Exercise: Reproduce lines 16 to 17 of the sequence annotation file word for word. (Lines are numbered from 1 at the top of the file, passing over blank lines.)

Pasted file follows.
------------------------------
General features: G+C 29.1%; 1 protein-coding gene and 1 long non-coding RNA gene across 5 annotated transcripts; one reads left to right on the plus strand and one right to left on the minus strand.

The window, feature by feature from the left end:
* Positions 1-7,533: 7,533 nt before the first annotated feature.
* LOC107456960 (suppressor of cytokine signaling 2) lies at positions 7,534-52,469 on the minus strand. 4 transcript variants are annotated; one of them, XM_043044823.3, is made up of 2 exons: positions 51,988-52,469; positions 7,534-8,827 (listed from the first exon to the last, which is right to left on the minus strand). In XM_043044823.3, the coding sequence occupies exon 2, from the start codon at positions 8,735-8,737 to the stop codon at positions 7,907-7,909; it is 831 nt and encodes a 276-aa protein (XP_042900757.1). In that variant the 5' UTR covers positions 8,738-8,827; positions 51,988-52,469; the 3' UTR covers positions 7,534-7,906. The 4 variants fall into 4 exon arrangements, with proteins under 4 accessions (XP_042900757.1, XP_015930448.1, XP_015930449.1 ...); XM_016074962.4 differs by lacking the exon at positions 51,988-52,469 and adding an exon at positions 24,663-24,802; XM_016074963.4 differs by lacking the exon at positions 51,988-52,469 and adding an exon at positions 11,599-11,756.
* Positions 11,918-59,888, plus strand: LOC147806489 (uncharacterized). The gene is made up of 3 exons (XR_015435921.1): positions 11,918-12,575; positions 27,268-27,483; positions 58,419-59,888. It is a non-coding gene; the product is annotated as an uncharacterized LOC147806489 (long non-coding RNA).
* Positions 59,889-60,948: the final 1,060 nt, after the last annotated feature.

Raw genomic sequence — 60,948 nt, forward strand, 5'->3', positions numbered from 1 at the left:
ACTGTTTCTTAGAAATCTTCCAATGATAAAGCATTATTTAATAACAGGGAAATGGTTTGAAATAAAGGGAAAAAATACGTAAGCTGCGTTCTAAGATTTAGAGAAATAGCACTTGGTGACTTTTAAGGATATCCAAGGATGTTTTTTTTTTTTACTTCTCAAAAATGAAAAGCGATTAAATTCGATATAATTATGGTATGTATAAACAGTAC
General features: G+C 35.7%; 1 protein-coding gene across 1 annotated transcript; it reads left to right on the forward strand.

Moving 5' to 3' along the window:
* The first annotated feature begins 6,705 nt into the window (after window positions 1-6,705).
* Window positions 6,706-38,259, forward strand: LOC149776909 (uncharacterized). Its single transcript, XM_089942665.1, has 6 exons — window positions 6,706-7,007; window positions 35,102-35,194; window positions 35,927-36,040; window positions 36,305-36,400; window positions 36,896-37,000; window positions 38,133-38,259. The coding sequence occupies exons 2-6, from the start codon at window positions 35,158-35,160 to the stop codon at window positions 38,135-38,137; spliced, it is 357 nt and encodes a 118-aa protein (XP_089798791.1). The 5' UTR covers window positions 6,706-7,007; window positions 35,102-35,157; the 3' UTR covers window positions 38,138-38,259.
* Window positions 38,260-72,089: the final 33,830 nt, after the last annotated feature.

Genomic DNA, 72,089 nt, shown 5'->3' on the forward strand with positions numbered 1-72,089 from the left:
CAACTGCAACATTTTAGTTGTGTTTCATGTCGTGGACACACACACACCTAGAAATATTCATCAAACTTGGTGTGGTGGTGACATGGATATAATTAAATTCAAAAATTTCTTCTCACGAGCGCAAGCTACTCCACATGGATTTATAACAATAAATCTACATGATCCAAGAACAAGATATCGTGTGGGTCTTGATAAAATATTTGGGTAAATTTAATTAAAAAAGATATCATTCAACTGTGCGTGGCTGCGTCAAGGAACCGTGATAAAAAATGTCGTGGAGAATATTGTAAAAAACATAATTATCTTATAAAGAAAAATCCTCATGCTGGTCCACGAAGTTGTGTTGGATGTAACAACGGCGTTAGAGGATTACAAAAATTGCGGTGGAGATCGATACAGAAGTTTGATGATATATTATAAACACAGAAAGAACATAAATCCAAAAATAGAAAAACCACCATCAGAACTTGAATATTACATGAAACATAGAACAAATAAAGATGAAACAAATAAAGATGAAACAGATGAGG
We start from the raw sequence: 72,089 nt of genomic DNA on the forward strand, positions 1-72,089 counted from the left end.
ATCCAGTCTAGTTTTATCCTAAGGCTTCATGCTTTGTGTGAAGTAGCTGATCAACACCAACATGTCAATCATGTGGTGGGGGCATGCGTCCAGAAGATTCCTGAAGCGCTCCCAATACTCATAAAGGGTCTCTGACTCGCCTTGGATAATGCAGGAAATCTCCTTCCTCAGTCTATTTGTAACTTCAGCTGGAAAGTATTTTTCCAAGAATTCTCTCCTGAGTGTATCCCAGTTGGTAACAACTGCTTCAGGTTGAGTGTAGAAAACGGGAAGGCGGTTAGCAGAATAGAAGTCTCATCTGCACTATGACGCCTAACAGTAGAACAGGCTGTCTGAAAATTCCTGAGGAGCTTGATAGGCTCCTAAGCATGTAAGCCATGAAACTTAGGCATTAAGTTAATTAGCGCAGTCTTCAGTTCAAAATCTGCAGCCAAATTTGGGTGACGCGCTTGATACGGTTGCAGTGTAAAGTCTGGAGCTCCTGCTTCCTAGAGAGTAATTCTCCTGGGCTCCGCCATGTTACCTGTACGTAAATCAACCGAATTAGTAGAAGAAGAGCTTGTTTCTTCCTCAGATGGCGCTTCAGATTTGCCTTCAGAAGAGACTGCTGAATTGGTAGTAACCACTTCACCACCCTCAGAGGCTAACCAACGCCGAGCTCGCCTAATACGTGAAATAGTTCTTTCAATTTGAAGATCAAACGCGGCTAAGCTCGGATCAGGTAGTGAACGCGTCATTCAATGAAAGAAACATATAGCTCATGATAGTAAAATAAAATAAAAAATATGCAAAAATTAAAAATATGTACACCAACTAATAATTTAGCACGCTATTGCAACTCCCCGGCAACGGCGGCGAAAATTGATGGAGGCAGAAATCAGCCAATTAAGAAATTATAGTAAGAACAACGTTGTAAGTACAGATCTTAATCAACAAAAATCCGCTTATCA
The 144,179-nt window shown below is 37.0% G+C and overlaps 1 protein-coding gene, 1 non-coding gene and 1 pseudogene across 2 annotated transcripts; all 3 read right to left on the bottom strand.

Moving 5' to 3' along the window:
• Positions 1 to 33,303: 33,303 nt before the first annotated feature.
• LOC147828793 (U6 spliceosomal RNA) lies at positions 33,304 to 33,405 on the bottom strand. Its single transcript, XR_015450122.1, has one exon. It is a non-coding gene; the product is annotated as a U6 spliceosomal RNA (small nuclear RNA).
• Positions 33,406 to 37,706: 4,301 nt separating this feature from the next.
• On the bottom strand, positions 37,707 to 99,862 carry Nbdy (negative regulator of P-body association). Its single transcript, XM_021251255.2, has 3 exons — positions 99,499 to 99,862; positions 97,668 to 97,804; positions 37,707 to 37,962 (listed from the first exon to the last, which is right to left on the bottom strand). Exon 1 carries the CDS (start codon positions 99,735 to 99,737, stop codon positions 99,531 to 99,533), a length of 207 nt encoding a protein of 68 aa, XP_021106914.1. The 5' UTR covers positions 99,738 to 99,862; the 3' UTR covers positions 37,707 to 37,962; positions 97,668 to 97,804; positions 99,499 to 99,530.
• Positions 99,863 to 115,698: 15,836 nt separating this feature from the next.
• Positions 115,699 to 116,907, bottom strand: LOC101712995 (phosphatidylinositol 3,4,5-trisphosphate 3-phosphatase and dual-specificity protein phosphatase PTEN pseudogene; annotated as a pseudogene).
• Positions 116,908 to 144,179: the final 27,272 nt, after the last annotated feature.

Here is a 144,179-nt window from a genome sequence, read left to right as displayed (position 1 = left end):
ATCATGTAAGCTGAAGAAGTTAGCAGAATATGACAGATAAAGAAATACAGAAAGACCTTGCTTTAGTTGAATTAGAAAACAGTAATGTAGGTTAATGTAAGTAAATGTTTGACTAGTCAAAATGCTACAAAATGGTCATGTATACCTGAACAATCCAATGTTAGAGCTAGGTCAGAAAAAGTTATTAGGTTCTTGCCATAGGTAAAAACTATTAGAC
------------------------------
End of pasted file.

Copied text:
We start from the raw sequence: 72,089 nt of genomic DNA on the forward strand, positions 1-72,089 counted from the left end.
ATCCAGTCTAGTTTTATCCTAAGGCTTCATGCTTTGTGTGAAGTAGCTGATCAACACCAACATGTCAATCATGTGGTGGGGGCATGCGTCCAGAAGATTCCTGAAGCGCTCCCAATACTCATAAAGGGTCTCTGACTCGCCTTGGATAATGCAGGAAATCTCCTTCCTCAGTCTATTTGTAACTTCAGCTGGAAAGTATTTTTCCAAGAATTCTCTCCTGAGTGTATCCCAGTTGGTAACAACTGCTTCAGGTTGAGTGTAGAAAACGGGAAGGCGGTTAGCAGAATAGAAGTCTCATCTGCACTATGACGCCTAACAGTAGAACAGGCTGTCTGAAAATTCCTGAGGAGCTTGATAGGCTCCTAAGCATGTAAGCCATGAAACTTAGGCATTAAGTTAATTAGCGCAGTCTTCAGTTCAAAATCTGCAGCCAAATTTGGGTGACGCGCTTGATACGGTTGCAGTGTAAAGTCTGGAGCTCCTGCTTCCTAGAGAGTAATTCTCCTGGGCTCCGCCATGTTACCTGTACGTAAATCAACCGAATTAGTAGAAGAAGAGCTTGTTTCTTCCTCAGATGGCGCTTCAGATTTGCCTTCAGAAGAGACTGCTGAATTGGTAGTAACCACTTCACCACCCTCAGAGGCTAACCAACGCCGAGCTCGCCTAATACGTGAAATAGTTCTTTCAATTTGAAGATCAAACGCGGCTAAGCTCGGATCAGGTAGTGAACGCGTCATTCAATGAAAGAAACATATAGCTCATGATAGTAAAATAAAATAAAAAATATGCAAAAATTAAAAATATGTACACCAACTAATAATTTAGCACGCTATTGCAACTCCCCGGCAACGGCGGCGAAAATTGATGGAGGCAGAAATCAGCCAATTAAGAAATTATAGTAAGAACAACGTTGTAAGTACAGATCTTAATCAACAAAAATCCGCTTATCA